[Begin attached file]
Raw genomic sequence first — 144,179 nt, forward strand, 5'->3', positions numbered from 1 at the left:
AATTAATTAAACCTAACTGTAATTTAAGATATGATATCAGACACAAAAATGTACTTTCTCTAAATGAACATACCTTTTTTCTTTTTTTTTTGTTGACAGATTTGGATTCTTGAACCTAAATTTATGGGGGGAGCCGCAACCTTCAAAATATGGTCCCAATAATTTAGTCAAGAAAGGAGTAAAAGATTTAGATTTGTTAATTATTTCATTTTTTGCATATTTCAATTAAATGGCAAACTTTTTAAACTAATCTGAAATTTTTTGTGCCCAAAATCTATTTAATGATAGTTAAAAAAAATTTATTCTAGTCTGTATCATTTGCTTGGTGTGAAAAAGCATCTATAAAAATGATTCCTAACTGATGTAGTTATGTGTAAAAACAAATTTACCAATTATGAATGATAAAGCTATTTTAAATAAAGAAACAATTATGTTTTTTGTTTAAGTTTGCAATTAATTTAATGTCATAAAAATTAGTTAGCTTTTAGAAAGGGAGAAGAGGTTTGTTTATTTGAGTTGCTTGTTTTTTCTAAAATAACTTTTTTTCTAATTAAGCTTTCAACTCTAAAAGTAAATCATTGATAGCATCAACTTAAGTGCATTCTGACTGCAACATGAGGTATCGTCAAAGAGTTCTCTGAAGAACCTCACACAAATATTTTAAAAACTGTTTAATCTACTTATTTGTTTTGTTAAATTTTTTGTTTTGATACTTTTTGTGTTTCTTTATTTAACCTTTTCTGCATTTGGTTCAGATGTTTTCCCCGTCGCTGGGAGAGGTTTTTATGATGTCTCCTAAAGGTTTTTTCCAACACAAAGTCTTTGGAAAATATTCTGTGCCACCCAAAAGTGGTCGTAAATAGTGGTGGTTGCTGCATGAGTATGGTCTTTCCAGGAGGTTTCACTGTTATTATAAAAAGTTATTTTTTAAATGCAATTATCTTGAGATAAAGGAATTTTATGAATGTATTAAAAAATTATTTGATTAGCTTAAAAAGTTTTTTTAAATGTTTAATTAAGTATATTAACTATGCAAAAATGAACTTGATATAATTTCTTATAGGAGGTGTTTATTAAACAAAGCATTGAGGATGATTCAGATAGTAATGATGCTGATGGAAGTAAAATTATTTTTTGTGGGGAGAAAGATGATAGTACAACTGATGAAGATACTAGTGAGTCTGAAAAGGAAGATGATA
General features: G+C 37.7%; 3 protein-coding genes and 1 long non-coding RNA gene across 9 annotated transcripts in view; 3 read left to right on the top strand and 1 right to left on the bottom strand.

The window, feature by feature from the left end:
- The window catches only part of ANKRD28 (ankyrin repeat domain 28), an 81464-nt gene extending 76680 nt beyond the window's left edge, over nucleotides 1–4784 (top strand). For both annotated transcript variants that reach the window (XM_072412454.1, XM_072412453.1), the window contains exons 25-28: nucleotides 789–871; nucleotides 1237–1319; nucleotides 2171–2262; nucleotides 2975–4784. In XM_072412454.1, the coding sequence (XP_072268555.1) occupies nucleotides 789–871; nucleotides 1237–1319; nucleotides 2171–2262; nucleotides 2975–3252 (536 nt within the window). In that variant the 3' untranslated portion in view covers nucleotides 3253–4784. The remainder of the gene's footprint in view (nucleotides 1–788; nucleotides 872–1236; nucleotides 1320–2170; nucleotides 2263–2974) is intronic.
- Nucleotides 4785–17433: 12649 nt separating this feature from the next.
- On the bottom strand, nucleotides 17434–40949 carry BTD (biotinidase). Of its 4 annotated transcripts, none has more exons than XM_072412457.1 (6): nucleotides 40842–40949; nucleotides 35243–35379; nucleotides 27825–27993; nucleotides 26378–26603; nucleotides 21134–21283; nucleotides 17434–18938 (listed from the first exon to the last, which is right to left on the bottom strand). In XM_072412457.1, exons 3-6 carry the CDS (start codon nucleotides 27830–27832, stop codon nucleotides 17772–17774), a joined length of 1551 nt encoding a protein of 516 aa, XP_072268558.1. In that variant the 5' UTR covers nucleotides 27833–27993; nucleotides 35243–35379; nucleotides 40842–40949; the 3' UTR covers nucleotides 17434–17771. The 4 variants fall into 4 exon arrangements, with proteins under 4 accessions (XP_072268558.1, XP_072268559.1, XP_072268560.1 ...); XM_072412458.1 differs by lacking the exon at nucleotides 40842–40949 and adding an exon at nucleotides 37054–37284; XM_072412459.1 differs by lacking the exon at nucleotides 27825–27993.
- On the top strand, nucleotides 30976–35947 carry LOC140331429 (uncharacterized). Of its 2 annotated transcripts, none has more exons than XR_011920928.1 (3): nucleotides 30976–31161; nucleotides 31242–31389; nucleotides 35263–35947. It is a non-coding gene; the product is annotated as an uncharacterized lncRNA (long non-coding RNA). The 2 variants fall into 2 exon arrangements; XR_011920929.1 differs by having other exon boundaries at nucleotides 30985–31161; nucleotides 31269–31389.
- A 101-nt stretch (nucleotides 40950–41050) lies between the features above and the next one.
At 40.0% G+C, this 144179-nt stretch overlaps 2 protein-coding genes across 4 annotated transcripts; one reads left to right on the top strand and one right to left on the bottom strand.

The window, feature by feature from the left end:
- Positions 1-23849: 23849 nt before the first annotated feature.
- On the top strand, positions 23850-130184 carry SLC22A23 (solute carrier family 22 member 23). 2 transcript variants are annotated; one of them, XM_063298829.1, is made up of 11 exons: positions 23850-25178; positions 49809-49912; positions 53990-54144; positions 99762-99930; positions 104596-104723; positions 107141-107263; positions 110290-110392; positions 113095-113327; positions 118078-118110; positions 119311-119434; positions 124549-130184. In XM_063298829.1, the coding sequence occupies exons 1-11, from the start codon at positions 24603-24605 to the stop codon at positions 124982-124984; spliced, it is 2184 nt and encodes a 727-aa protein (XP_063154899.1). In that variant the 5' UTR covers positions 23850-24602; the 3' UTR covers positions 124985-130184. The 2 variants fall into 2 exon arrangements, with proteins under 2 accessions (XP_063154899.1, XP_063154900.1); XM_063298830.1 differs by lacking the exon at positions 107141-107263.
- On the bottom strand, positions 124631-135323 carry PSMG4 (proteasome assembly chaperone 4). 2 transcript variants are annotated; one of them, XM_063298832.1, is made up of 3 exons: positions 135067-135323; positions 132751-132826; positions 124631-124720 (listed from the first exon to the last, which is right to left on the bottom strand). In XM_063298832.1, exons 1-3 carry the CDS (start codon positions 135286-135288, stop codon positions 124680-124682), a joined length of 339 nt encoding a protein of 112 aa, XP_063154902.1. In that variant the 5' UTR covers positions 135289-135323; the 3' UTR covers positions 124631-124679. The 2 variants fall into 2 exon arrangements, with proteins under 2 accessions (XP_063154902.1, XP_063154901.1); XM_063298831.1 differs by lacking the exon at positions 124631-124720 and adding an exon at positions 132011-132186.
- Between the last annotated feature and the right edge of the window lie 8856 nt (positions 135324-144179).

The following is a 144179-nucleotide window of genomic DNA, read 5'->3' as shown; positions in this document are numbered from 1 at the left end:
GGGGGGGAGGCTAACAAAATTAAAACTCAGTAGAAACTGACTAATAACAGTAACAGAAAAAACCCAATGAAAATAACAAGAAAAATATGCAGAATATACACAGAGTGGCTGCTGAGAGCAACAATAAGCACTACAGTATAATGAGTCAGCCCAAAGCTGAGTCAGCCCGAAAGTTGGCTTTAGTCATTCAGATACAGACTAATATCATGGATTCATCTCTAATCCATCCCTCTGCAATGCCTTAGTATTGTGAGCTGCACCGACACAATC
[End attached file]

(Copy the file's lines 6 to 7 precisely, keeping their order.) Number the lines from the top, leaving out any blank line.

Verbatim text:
- Nucleotides 4785–17433: 12649 nt separating this feature from the next.
- On the bottom strand, nucleotides 17434–40949 carry BTD (biotinidase). Of its 4 annotated transcripts, none has more exons than XM_072412457.1 (6): nucleotides 40842–40949; nucleotides 35243–35379; nucleotides 27825–27993; nucleotides 26378–26603; nucleotides 21134–21283; nucleotides 17434–18938 (listed from the first exon to the last, which is right to left on the bottom strand). In XM_072412457.1, exons 3-6 carry the CDS (start codon nucleotides 27830–27832, stop codon nucleotides 17772–17774), a joined length of 1551 nt encoding a protein of 516 aa, XP_072268558.1. In that variant the 5' UTR covers nucleotides 27833–27993; nucleotides 35243–35379; nucleotides 40842–40949; the 3' UTR covers nucleotides 17434–17771. The 4 variants fall into 4 exon arrangements, with proteins under 4 accessions (XP_072268558.1, XP_072268559.1, XP_072268560.1 ...); XM_072412458.1 differs by lacking the exon at nucleotides 40842–40949 and adding an exon at nucleotides 37054–37284; XM_072412459.1 differs by lacking the exon at nucleotides 27825–27993.